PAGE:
8 Pro Sailing Instagram Feeds You Should Follow Right Now

Credit Amory Ross

I started my career as a “sailing journalist” on April 10th, 1995. It was sunny and crisp Spring day. I wore a striped tie, a hand-me-down Brooks Brothers button-down shirt with a slightly worn collar, and a patina of awe and fear of my new “colleagues” who’d literally built SAIL Magazine from scratch starting with issue #1 in the winter of 1970.

And those legendary people who had legendary names on the masthead like Charles E. Mason III, Donald A. Macaulay, my dearly beloved Patience Wales, and others, were still there in 1995 when I was somehow saved from a life of escapism, high-end homelessness, and alcoholism in Antigua and dropped into the first “office job” I’d ever had at the ripe-old-age of 27. I was too embarrassed to admit that I didn’t know how to send a fax (so I watched the smart, Ivy League-educated folks do it), and not long after that, I was presented with my very own eeeeeelectronic-mail address!


So, just incase you haven’t picked up on my drift….I’m the product of, and very grateful for, an old-media upbringing. Those smart, kind, oh-so-preppie people taught me a ton about what it means to be a professional (or at least what it takes to be a “sailing journalist”), and they gave me the wonderful gift of being able to have adventures on the water (eventually, once I actually learned how to write), and to share them with “subscribers” who waited for our full-color stories of the sea to arrive in their mailboxes on a monthly basis.

But the truth is I’m simply intoxicated by the sheer magic, intimacy, immediacy, and yes, messiness, and mindlessness, and potentially narcissistic nature of new media. I may be a 47-year-old Gen-Xer who grew up experiencing the sheer panic of navigating (in the fog and otherwise!) without any electronics, (and working with legendary magazine founders), and talking on a rotary phone, and playing “mix-tapes” that a sweet-smelling girlfriend would make for me now and again, but…I love new media.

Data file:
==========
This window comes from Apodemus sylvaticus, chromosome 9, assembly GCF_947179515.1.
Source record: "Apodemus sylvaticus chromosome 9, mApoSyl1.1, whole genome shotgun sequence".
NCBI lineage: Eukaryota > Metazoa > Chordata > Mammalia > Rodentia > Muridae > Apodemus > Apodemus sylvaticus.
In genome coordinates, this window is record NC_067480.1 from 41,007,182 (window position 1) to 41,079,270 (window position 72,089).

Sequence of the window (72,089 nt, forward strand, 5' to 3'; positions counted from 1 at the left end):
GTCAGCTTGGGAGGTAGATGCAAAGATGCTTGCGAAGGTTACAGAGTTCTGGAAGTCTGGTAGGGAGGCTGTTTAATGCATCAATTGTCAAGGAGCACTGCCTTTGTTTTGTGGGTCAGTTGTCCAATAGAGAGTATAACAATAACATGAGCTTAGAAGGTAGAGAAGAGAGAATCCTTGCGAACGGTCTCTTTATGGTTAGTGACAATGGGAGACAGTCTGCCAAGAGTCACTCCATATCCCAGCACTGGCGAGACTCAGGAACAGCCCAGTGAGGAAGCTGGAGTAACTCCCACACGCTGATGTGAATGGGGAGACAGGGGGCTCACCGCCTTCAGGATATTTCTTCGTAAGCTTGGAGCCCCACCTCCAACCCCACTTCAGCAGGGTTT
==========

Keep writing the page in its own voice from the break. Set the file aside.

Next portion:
The point of this story (that honestly, I’m writing on my laptop, on a $25 Lucky Star bus ride from Boston to NYC for the start of the America’s Cup) is to share with you all (or at least some) of the instagram feeds (actually, Instagram is a kinda old, new-media but never mind) you should be following.

Back in the day, folks in Brooks Brothers shirts were the gatekeepers of who-was-who and what-was-what in our wacky-pastime/sport. But the invigorating truth now is we can go directly to the source and find out for ourselves!

I/we still hope to help you understand who’s-who and what’s-what. So, just do yourself a favor, click on every one of the following links and follow these pro sailors. They do amazing things, with amazing people, in amazing places, and take amazing photos. And thanks to the steady stream of “full-color” social media awesomeness that gets pumped into our smartphones at 4G speeds, we can be there right there with them when they’re doing it.


But don’t just talk my word for it. In fact, the whole idea for this story comes from my man, pro sailor, badass kite boarder, and Team 11th Hour Racing ambassador Brock Callen. See what he has to say about some of his friends on this list. And then let me know all that I’ve/we’ve missed. We’re starting with the pros but future lists will include, cruisers, and crossovers, and more pros, and regular joes, and families, and crazy-French-cigarette-smoking-solo-sailors, and maybe even a few where-are-they-nows. So hit me up. And give me your favorite instagram follows. I promise I’ll include them in a future installment.